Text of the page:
Regardless of whatever economic issue the RBA plans to address, a hike or cut will affect many Australians. For many months now, it was believed the only choice the RBA would make was how far the cash rate will go up.
However, moving into 2019, analysts around the country are now predicting a further cash rate cut that will add to the historic low. Future predictions suggest a 25 basis point decrease is likely due by November 2019.
If this cut does come, it will tackle international uncertainties like the global trade tensions and softening growth of China which are Australia’s biggest worries in terms of the international marketplace.
In our domestic economy, the RBA seeks to tackle the correction in housing prices, falling investors’ appetite, sluggish consumer spending, minor wage growth and rising household debt.
In recent months, there has been national talk about the Royal Commission into the finance industry.
Here is the timeline summary of the Royal Commission into Misconduct in the Banking, Superannuation and Financial Services Industry:
The final report has been published and is now being assessed by half the country on its finding and recommendations. For more information, you can visit the Royal Commission website to find more.
The Royal Commission proposed many findings and recommendations; however, we will focus on the finding concerning mortgage broking and home loan lending.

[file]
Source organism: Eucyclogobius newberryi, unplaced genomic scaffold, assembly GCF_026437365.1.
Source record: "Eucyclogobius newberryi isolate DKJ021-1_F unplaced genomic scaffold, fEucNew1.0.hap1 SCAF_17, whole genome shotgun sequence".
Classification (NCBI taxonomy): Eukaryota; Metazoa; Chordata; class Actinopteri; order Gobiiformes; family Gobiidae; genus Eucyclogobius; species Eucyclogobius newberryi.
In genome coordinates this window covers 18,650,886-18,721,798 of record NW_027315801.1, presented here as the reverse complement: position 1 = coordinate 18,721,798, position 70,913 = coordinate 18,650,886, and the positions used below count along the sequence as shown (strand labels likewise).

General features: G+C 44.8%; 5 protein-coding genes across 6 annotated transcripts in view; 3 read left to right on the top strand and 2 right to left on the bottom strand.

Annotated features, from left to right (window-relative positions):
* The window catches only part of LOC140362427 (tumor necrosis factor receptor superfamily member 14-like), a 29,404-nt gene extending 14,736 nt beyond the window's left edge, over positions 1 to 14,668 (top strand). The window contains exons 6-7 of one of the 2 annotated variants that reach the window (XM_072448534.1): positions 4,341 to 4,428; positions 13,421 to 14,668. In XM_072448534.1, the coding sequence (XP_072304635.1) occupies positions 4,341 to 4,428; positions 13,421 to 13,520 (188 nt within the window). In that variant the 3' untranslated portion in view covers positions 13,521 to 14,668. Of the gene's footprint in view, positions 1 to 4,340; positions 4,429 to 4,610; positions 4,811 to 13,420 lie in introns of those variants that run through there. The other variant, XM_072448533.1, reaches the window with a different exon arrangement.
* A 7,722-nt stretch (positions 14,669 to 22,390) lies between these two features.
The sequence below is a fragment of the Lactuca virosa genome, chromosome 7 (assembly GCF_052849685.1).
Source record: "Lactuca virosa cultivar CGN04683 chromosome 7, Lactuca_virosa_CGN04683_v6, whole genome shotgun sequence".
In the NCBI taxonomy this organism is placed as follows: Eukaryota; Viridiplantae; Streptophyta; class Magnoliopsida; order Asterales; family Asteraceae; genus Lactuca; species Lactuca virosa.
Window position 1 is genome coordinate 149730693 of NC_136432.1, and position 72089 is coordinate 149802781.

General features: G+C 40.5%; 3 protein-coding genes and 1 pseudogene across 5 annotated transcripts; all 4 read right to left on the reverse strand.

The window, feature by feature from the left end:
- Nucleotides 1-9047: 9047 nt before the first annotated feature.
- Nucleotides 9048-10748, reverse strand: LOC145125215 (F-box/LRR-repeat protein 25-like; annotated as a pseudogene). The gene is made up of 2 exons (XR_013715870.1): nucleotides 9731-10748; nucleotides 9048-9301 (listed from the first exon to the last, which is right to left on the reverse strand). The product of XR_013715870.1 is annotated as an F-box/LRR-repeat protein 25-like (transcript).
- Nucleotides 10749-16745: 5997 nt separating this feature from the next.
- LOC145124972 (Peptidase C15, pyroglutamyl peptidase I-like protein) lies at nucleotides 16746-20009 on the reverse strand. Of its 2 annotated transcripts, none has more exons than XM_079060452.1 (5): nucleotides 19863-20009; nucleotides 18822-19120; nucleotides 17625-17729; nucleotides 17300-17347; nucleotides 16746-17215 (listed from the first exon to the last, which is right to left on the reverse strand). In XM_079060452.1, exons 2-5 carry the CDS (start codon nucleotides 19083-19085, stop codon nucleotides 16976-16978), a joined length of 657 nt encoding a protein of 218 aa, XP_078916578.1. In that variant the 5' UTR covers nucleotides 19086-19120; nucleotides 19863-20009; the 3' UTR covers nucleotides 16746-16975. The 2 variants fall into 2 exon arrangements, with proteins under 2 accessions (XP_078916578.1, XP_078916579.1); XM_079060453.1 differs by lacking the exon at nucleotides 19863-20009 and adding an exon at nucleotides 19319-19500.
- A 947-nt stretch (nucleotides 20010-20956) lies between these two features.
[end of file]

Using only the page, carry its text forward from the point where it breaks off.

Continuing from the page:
There were many suggestions made in the final report regarding 3 separate entities and the interactions they have when it comes to home loan lending:
For reference, intermediaries are defined as a third agent from borrowers and lenders that come in the form of brokers and aggregators who help liaise, find and review home loans.
In the report it outlined the relationship between borrowers, lenders and intermediaries, there were 8 key sections.
There were many proposals and findings that will affect brokers, lenders and aggregators in the months and years to come. We have summarised them into the following:
The sustainability of loans
The current lending criteria set out in the NCCP Act 2009 is adequate but needs enforcing.
The relationship between brokers, lenders, aggregators and borrowers
A mortgage broker should act as the agent of the borrower, not the lender or aggregator, thus avoiding conflict of interest.
Duties of a mortgage broker & Best interest obligations
Mortgage brokers should be regulated by the laws that apply to entities that provide financial product advice.